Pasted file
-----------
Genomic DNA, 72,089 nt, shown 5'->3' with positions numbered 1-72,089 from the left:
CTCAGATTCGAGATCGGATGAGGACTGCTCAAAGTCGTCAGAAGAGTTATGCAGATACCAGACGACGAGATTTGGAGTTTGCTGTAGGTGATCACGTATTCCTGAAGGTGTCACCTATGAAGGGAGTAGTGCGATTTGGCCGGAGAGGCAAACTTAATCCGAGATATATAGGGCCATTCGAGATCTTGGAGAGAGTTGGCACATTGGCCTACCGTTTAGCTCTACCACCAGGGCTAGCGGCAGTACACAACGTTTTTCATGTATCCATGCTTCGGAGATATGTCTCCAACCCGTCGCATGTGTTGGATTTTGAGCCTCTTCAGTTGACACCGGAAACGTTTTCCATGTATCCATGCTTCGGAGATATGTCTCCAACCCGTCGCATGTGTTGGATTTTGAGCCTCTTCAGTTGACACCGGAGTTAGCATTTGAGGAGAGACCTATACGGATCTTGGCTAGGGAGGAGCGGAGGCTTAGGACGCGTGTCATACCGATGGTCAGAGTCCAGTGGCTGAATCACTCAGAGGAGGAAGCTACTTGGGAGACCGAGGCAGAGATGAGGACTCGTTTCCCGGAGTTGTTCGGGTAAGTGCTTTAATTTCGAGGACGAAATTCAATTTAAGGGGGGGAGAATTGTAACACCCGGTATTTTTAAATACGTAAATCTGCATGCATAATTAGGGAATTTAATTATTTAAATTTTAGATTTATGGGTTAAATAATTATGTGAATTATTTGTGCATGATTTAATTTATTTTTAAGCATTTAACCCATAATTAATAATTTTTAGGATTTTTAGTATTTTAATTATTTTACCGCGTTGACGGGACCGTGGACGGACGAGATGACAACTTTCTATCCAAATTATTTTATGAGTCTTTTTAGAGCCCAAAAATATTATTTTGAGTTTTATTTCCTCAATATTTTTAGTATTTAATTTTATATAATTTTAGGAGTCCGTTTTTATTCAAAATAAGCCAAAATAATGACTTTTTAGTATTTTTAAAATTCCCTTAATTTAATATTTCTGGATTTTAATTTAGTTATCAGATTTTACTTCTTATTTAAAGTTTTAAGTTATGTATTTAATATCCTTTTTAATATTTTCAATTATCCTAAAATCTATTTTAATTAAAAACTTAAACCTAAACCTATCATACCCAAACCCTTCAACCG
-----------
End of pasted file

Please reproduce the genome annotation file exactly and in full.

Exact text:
Genomic DNA, 72,089 nt, shown 5'->3' with positions numbered 1-72,089 from the left:
CTCAGATTCGAGATCGGATGAGGACTGCTCAAAGTCGTCAGAAGAGTTATGCAGATACCAGACGACGAGATTTGGAGTTTGCTGTAGGTGATCACGTATTCCTGAAGGTGTCACCTATGAAGGGAGTAGTGCGATTTGGCCGGAGAGGCAAACTTAATCCGAGATATATAGGGCCATTCGAGATCTTGGAGAGAGTTGGCACATTGGCCTACCGTTTAGCTCTACCACCAGGGCTAGCGGCAGTACACAACGTTTTTCATGTATCCATGCTTCGGAGATATGTCTCCAACCCGTCGCATGTGTTGGATTTTGAGCCTCTTCAGTTGACACCGGAAACGTTTTCCATGTATCCATGCTTCGGAGATATGTCTCCAACCCGTCGCATGTGTTGGATTTTGAGCCTCTTCAGTTGACACCGGAGTTAGCATTTGAGGAGAGACCTATACGGATCTTGGCTAGGGAGGAGCGGAGGCTTAGGACGCGTGTCATACCGATGGTCAGAGTCCAGTGGCTGAATCACTCAGAGGAGGAAGCTACTTGGGAGACCGAGGCAGAGATGAGGACTCGTTTCCCGGAGTTGTTCGGGTAAGTGCTTTAATTTCGAGGACGAAATTCAATTTAAGGGGGGGAGAATTGTAACACCCGGTATTTTTAAATACGTAAATCTGCATGCATAATTAGGGAATTTAATTATTTAAATTTTAGATTTATGGGTTAAATAATTATGTGAATTATTTGTGCATGATTTAATTTATTTTTAAGCATTTAACCCATAATTAATAATTTTTAGGATTTTTAGTATTTTAATTATTTTACCGCGTTGACGGGACCGTGGACGGACGAGATGACAACTTTCTATCCAAATTATTTTATGAGTCTTTTTAGAGCCCAAAAATATTATTTTGAGTTTTATTTCCTCAATATTTTTAGTATTTAATTTTATATAATTTTAGGAGTCCGTTTTTATTCAAAATAAGCCAAAATAATGACTTTTTAGTATTTTTAAAATTCCCTTAATTTAATATTTCTGGATTTTAATTTAGTTATCAGATTTTACTTCTTATTTAAAGTTTTAAGTTATGTATTTAATATCCTTTTTAATATTTTCAATTATCCTAAAATCTATTTTAATTAAAAACTTAAACCTAAACCTATCATACCCAAACCCTTCAACCG